Since gambling is illegal in Great Britain, the Hellenic is registered as a French ship and re-christened the Hellenique. This subterfuge, which Stott views as a mere formality, turns out to have interesting legal consequences. The murder is committed on shore in Northern Ireland, but the suspects are all on board the “French” ship. “Could British police function aboard a French ship? Would French police interest themselves about a tragedy in Northern Ireland?”
The solution is for Inspector French, who is already working in the area, to carry out a somewhat dodgy investigation on board the Hellenique. He can only question suspects within three miles of shore. Outside of those limits, he has no legal authority and must resort to various strategies to collect evidence.
The normally stoic French is already going through some emotional turmoil. He loves being a detective, but is increasingly dissatisfied with his job at Scotland Yard, and is hoping for a transfer to the countryside.
For some time, he had been working on unpleasant cases: tedious, wearisome, sordid, and without any intellectual interest. They had taken him either to slums, or to areas which were rapidly becoming slums: a world of grimy bricks and mortar, of smells and insects and unwashed humanity. He was sick of the work and of his less fortunate fellow citizens, and longed for a breath of clean, fresh air and the green of the country.
Although he is singled out for a prestigious assignment, French is discouraged by his lack of progress in that case. Ironically, he finds the new murder case much more to his liking, but worries that it is negatively affecting his other investigation. He also resents having a second case dropped into his lap so unceremoniously when it should really be a job for the Northern Ireland police. “My job, sirs,” he says testily, “is to do other people’s dirty work, usually with abuse instead of thanks.” He is often annoyed that his inquiries leave little time to take advantage of the ship’s excursions. At another point, he gleefully sends a huge request to the DI on shore, thinking, “When they get this those folk won’t be so pleased that they unloaded their beastly job on me.”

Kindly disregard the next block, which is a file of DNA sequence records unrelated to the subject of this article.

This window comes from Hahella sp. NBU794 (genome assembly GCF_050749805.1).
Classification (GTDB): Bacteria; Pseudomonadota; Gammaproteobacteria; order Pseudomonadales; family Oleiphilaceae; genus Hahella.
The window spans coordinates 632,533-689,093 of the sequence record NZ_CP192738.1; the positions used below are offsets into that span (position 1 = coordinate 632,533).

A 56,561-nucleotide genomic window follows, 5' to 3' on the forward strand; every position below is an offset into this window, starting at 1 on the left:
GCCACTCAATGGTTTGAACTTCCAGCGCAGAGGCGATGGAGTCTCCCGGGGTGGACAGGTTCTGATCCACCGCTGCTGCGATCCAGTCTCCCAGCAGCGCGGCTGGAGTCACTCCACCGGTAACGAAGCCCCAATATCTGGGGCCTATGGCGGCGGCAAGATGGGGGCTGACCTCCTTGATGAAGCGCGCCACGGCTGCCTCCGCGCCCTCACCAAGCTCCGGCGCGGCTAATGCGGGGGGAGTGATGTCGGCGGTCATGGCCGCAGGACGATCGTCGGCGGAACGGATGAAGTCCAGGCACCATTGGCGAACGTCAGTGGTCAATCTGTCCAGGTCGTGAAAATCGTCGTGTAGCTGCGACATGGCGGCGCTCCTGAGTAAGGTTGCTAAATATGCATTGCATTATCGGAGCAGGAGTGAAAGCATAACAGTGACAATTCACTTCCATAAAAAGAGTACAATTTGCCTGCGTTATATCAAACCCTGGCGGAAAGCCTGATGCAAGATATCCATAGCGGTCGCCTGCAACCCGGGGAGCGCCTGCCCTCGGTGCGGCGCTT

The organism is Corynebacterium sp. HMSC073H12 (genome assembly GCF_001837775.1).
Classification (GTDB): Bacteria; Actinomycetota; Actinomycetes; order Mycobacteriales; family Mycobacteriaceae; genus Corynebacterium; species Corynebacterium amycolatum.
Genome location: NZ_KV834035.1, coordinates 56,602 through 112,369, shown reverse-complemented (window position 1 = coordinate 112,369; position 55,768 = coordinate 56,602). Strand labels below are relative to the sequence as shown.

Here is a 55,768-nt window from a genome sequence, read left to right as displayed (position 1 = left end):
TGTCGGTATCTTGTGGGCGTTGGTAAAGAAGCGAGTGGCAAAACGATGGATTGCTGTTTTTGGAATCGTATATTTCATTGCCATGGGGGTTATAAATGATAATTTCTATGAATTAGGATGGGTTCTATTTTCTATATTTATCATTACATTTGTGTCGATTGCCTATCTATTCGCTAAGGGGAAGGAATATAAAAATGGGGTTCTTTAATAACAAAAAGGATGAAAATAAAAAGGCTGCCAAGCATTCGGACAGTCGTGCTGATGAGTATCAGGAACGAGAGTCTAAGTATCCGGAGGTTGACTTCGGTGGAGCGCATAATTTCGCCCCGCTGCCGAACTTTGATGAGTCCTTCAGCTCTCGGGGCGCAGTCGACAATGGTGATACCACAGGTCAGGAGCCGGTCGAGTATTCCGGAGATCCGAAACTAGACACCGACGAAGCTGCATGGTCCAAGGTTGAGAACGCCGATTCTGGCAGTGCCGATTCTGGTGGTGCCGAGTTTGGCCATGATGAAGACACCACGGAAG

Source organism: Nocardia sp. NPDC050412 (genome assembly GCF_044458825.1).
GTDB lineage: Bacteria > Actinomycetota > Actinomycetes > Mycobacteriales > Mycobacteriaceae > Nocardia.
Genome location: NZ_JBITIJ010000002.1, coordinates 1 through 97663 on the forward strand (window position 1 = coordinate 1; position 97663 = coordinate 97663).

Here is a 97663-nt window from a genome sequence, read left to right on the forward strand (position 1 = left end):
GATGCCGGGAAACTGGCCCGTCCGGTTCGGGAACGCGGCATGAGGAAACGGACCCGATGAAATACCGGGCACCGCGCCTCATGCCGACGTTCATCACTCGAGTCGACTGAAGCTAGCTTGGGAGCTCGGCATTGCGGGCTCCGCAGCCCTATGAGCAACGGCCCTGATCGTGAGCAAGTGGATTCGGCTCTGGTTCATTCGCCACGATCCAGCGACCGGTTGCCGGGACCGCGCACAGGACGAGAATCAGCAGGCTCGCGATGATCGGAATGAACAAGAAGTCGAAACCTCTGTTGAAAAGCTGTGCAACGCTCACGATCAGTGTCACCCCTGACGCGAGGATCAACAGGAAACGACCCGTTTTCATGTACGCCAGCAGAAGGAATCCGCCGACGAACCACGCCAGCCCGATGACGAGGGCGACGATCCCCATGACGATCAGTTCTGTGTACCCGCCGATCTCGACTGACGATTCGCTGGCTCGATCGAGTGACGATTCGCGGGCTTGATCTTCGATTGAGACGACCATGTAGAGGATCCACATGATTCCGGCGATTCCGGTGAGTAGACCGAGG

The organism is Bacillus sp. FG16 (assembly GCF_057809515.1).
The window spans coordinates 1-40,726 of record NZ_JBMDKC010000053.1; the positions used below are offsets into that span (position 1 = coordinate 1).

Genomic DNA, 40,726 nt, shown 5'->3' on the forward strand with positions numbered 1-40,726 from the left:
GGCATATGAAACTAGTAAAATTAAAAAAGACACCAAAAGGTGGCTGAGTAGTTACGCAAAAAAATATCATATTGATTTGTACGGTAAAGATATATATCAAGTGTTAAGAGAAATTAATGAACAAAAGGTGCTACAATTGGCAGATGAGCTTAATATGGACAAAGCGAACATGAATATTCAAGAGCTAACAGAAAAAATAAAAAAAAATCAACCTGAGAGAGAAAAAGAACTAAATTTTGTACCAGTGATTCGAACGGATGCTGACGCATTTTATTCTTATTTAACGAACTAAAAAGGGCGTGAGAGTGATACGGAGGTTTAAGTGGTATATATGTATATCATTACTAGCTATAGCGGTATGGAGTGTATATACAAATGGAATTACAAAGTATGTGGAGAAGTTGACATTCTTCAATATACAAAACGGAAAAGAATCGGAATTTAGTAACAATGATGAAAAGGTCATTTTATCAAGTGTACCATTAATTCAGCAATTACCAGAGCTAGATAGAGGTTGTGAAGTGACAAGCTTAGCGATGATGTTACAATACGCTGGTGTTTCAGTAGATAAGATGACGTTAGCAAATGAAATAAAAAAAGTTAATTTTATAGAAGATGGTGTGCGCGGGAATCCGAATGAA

(It’s worth noting that Crofts once again can’t help spoiling a previous case. I haven’t read The Loss of the “Jane Vosper” and was not thrilled to have its solution revealed in Chapter 13 of Fatal Venture.)
What reinvigorates French is having a real puzzle to sink his teeth into, with practically all of the suspects having perfect alibis. As usual, it’s a joy to watch him dig into every clue, taking nothing at face value. Fatal Venture is really two books in one. The first half is a detailed study of establishing a business; the second half, a typically rigorous Inspector French investigation. For me, both halves worked admirably.
This is an enjoyable book if you like puzzle mysteries with difficult solutions. French is an upright and hardworking policeman which does not make him a very exciting detective.
Some criticize Crofts’s novels as being dull, a view with which I do not agree. Oh, sure, the prose is mostly pedestrian and occasionally the detailed confirmation or breaking of alibis can be a bit tedious, but on the whole, Crofts manages to hold at least my attention. Try this one, or one of his many others; you may agree.
Fatal Venture (also published as Tragedy in the Hollow) is out of print, with many used copies available.